It’s one thing to demonstrate such a quick response capability on one building. But, he asked, how do you make it work for an entire part of a city, controlling the variable solar power and dealing with the situation’s uncertainty?
The solution requires complex calculations that start with a way to throttle down air conditioning in an acceptable way to office building or household occupants, he said. "It means defining in math terms what comfort is," King said. "Maybe that’s temperature and humidity." The number will be different for different buildings. It can be related to weather forecasts and actual conditions, power supply data and other operations benchmarks.
"Whether it’s a building or a microgrid, you are doing the sophisticated math that allows you to optimize the system. When you have multiple buildings and customers in an area, the math becomes very complex," he said. And that is one thing the project aims to do.
A prime research goal for the project is looking at the entirety of the operating data that EPB’s technology generates, King said. "There is a tremendous amount of data. Being able to understand that and do advanced analytics on it" is a top priority, he said.
Room to roam
Like some of its sister publicly owned utilities, EPB has had more running room to develop its utility network than an investor-owned utility may enjoy.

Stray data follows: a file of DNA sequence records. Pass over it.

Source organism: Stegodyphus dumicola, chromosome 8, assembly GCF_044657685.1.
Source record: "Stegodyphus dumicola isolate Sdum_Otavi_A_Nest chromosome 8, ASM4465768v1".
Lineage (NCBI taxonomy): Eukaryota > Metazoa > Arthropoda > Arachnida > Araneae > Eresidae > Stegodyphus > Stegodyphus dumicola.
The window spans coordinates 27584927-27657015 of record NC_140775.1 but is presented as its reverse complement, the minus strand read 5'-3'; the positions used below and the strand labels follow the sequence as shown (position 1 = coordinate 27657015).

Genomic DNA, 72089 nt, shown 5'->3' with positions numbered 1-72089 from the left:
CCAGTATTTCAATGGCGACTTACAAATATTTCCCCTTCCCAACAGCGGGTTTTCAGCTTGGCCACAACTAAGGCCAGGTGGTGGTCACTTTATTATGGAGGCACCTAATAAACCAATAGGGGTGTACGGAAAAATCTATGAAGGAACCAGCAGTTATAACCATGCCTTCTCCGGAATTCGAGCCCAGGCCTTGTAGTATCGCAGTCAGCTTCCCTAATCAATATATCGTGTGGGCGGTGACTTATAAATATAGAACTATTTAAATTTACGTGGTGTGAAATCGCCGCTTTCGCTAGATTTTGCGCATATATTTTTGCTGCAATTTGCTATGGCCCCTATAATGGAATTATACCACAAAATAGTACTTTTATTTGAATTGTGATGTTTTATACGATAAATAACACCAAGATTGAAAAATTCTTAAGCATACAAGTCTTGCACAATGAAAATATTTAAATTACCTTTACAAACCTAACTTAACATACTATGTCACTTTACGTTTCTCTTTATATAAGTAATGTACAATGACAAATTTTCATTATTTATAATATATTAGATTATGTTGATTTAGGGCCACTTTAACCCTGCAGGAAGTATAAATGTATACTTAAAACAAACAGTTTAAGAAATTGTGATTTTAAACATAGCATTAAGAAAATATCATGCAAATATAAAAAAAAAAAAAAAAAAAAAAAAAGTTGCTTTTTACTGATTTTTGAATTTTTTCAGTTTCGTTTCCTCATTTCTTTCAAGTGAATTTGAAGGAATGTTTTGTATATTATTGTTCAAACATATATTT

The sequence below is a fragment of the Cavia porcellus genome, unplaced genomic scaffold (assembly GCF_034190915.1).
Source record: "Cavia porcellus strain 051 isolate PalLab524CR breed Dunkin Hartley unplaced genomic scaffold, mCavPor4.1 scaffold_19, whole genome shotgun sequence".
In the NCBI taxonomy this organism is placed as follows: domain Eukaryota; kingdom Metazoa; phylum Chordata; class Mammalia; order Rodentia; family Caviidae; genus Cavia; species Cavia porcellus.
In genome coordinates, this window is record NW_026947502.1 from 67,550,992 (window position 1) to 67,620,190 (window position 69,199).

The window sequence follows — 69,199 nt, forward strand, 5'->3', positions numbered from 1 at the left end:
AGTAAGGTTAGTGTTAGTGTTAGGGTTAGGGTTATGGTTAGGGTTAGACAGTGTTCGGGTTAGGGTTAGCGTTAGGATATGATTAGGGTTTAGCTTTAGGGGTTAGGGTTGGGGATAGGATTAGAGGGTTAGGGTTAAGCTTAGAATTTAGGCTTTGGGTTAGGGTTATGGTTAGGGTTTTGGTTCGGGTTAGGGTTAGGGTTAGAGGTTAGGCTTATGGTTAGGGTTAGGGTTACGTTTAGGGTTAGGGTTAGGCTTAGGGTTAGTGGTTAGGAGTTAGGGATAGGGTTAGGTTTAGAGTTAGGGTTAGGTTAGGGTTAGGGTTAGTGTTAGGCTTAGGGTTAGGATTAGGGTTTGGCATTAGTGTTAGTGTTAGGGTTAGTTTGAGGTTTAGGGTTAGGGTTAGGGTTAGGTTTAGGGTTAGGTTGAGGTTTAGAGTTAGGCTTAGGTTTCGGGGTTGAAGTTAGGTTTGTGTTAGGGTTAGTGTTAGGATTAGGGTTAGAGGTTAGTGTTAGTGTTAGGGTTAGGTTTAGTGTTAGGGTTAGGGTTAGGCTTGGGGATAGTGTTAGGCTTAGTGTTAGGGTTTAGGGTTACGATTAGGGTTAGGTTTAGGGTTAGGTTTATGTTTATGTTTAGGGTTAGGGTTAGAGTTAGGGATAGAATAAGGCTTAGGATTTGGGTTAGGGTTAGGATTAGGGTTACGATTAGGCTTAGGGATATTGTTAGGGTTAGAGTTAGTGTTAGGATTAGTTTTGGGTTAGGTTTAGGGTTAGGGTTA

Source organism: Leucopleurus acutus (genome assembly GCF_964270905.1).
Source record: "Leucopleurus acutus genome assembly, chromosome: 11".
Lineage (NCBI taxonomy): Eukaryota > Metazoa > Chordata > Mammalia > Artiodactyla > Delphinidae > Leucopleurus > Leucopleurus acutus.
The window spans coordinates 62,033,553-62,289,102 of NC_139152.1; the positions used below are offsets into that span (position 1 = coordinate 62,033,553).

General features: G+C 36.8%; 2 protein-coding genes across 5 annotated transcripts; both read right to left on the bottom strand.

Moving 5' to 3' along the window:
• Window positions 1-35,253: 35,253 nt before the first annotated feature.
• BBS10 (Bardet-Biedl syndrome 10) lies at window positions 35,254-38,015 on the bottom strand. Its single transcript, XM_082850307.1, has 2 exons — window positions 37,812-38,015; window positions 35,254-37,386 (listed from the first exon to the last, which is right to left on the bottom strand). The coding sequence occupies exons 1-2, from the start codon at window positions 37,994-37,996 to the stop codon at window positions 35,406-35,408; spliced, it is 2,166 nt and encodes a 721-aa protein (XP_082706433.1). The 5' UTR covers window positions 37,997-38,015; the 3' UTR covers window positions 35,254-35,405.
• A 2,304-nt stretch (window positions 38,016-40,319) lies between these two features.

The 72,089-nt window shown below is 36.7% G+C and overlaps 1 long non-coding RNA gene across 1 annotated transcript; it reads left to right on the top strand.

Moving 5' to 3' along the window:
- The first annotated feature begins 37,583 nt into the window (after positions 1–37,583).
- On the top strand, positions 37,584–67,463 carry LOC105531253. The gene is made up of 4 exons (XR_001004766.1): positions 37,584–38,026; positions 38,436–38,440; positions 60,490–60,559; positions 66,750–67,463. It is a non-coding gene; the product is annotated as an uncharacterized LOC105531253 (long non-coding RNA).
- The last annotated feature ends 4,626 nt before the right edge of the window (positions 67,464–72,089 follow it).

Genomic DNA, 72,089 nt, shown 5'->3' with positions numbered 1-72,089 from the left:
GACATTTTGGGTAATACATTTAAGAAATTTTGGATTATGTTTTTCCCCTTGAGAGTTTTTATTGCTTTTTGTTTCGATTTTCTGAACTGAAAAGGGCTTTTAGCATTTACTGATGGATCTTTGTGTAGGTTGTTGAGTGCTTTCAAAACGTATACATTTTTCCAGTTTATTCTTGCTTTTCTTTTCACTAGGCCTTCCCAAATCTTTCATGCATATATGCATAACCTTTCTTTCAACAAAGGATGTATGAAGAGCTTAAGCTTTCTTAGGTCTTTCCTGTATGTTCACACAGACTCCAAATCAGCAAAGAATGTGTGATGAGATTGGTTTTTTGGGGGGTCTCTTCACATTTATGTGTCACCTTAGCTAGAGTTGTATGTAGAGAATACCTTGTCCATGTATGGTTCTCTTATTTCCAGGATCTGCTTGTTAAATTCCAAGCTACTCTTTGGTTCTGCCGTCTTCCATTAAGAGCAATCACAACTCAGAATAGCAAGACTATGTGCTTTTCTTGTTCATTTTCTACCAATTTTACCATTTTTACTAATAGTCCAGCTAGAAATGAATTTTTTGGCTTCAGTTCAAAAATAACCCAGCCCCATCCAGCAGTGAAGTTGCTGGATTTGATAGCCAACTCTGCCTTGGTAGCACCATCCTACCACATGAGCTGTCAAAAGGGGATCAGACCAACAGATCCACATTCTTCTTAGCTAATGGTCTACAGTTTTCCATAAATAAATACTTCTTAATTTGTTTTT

Aided by a $111.5 million smart grid matching grant from DOE’s share of the American Recovery and Reinvestment Act, EPB installed smart meters throughout its service area. It has also installed about 1,200 IntelliRupter automated power line switches that allow operators to speed up recovery from storms. If a tree takes down a line, the switches can send out a signal that pinpoints the location of the damaged area, isolating it and restoring power to neighboring lines that were unscathed.
EPB runs its network on a control system developed by Minneapolis-based Open Systems International, which includes SCADA (supervisory control and data acquisition) and EMS (energy management systems) technologies. The system manages advanced smart grid modeling, analysis and controls, including the power line diagnostic and recovery application used to recover from storm damage.
Because EPB is the city’s communication provider, it has its own fiber optic communications network that it can use to transmit vital data between key points on the system and the control center, lessening the risks of a cyberattack aimed at operating data traveling over a commercial telecommunications network.
Beyond its integrated smart grid, EPB’s "progressive nature" also made it an ideal partner for DOE, said ORNL Director Thom Mason when the project was announced.
Jim Ingraham, EPB’s vice president for strategic research, seconds that idea.
"One of the reasons we have a partnership with DOE [is], I think, we do have a common vision, or the notion that the electricity sector’s business models, and the way we’ve operated our systems for the past 80 years, is in desperate need of modernization," Ingraham said.
"The average American doesn’t really value electricity all that much. It is a bill they pay every month, but they don’t know much about it," he said. The costs and benefits of electricity to consumers are becoming an increasingly complex equation as a utility’s capital spending rises, and as consumers gain more control over their power supplies and face higher if uncertain risks of damaging power outages from human or natural causes.
"DOE is very interested in us as a test bed not only to prove what technologies work, but what is the economics of that, and the impact on daily lives," Ingraham said.